• The Irony of Blaming “Every Kid Gets a Trophy”

    It’s become a badge of honor to say it.

    “Every kid gets a trophy’ is ruining our children.”

    It’s like when our grandparents told us they walked to school in the snow uphill both ways. Everyone wants to think that their life was harder when they were a kid. They were raised the right way but “these kids today.”

    The recent tirade by the Louisville head women’s basketball coach about “every kid gets a trophy” is the latest public lashing of society. It’s an unfortunate irony. The very coach whose job is to teach young athletes accountability is blaming someone else for his failure.

    <iframe width=”560″ height=”315″ src=”https://www.youtube.com/embed/Ko42EXjYCyw?rel=0&amp;showinfo=0” frameborder=”0″ allowfullscreen></iframe>

    This is a coach whose team played against another team whose players are of the same generation and in the same recruiting pool.

    I’m a youth coach, father of four and have been a Division I head coach so I understand the challenges of mentoring youth more than most. It’s easier to blame society than to take responsibility. The fact is, it’s developmentally appropriate for young people to struggle with failure, adversity, obstacles and setback.

    To be honest, you and I struggle with it too.

    Part of a coaches job (as well as parents, teachers and the rest of us) is to teach them how to deal with it.

    I grew up in a tough, blue collar community outside of Pittsburgh in the ‘80s. We hunted, watched the Pittsburgh Steelers and generally did tough things.

    And everybody got a trophy.

    I was terrible at baseball. I got a trophy.

    I was terrible at football. I got a trophy.

    I was terrible at cross country. I got a trophy.

    Why not?

    In baseball, I stepped to the plate regardless my repeated failures.

    In football, I took the field despite my being the smallest kid on the team.

    In cross country, I ran my hardest despite never finishing in the top half.

    I didn’t get the championship trophy, the MVP trophy or the most improved trophy. But I did get a participation trophy.

    There’s a difference.

    You get a participation trophy for stepping outside of your comfort zone.

    You get a participation trophy for trying something new.

    You get a participation trophy for taking a risk.

    It’s the process that is rewarded—and rightfully so.

    Warren Buffett, John Wooden and Michael Phelps have taught us to focus on the process, not the outcome. It’s the process that creates champions, leaders and productive members of society.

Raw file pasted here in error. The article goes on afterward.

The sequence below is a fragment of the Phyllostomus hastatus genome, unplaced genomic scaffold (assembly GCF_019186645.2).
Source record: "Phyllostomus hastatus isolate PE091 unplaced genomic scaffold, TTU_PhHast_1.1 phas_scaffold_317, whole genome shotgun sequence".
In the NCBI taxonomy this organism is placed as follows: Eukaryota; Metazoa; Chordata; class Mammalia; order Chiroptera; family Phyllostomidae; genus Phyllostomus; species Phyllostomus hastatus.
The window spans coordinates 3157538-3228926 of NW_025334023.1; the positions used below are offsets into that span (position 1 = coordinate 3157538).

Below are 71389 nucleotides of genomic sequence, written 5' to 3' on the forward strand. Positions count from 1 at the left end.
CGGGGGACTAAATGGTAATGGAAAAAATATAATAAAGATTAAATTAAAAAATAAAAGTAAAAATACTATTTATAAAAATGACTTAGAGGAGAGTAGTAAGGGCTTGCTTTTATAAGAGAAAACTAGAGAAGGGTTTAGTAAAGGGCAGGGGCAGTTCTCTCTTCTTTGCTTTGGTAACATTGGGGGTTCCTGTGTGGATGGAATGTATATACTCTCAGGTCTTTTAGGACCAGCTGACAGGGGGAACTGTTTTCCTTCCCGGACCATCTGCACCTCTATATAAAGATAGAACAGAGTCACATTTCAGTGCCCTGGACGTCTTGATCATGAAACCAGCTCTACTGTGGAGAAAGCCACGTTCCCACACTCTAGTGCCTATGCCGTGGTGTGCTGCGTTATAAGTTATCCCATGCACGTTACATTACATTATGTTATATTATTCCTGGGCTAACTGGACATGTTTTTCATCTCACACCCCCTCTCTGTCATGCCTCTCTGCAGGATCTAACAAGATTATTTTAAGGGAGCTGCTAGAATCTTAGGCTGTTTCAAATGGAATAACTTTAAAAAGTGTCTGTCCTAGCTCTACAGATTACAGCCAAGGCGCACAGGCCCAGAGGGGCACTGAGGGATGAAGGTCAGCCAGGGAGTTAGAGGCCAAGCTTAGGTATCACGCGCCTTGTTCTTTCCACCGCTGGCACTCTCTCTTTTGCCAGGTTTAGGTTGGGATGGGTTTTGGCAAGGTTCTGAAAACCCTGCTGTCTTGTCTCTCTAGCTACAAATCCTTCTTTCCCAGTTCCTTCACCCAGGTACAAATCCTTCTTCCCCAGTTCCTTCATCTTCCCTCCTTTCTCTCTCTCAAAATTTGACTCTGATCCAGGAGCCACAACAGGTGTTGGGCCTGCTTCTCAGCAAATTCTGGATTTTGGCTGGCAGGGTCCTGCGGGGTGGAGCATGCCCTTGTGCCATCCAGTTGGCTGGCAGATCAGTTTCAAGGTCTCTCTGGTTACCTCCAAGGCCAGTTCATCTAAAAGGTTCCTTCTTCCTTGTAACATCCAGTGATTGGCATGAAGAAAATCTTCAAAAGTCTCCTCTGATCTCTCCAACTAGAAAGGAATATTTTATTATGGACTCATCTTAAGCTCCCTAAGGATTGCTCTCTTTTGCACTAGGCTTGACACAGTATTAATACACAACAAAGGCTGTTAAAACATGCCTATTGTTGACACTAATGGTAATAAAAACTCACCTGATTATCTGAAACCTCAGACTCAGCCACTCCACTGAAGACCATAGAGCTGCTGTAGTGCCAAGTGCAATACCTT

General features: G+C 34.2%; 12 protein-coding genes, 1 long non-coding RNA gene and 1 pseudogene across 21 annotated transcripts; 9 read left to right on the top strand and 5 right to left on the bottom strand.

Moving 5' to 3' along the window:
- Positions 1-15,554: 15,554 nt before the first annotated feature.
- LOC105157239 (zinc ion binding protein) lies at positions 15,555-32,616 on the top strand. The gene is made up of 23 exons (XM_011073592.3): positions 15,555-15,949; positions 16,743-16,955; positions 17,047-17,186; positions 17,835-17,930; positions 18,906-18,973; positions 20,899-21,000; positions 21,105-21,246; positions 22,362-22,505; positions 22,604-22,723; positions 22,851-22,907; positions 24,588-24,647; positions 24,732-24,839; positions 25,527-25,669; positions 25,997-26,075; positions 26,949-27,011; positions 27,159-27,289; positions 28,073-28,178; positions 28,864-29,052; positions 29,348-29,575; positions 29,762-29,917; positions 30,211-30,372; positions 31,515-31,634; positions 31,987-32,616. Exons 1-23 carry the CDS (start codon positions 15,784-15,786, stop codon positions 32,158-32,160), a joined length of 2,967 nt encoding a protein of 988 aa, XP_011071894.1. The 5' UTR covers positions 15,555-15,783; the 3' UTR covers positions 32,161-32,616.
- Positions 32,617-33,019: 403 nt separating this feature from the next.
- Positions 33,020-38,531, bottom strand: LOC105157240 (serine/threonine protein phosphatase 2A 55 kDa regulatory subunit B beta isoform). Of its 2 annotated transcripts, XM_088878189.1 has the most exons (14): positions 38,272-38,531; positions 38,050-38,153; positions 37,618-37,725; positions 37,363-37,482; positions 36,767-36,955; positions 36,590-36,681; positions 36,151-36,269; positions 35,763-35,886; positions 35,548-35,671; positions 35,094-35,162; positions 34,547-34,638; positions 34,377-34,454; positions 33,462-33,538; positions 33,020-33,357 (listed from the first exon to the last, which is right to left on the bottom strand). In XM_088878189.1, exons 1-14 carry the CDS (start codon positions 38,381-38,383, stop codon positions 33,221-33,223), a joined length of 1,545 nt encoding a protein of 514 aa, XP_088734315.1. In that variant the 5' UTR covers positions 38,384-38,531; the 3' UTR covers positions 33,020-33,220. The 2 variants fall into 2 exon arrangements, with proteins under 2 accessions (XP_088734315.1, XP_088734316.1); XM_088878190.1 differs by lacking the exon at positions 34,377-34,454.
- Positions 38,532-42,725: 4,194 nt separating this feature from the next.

Do Kids Play for a Trophy?
    Those who blame “every kid gets a trophy,” have flawed reasoning that a participation trophy is the reason kids play sports. It’s not. Research tells us as that kids participate in sports because their friends do it, because they want to be part of something and because they feel they’re good at it.

    Not because they want a participation trophy.

    When I was young and was pulled toward the sport of wrestling, it was because my friends were doing it.

    I was terrible at first.

    I got a participation trophy.

    Seventeen years later I was crowned one of the best in America.

    I got a bigger trophy.

    Most of the hundreds of awards I won are now in a trash dump somewhere. They weren’t why I endured nearly two decades of pain and suffering in what many call the toughest sport.

    Everyone Really Does Get a Trophy
    If you question the fact that it’s wrong to give a participation award, remember that everyone gets a participation award in the real world too. It’s called a paycheck. If you just show up, you get a smaller one. If you do really well, you get a bigger one. If you don’t show up, you don’t get one at all.

    Just like youth sports.

    Even the coach in this video who lost and blamed someone else got a paycheck that week (probably bigger than yours or mine).

    Listen, I know that as coaches and teachers and parents and employers, we want  to be handed a generation of youth who are fully prepared. It is our job is to prepare them for the next step. If they’re not the athletes or students or employee that you wanted, coach them up or go recruit different ones.

    Just like our great grandparents thought the youth of their day were ruined by radio or TV or the new societal norms, the adults of tomorrow will do the same. It’s what (too many) people do. Blame.

    To those who blame others, stop passing the buck.

    Stop blaming society.

    Accept your responsibility in shaping our youth.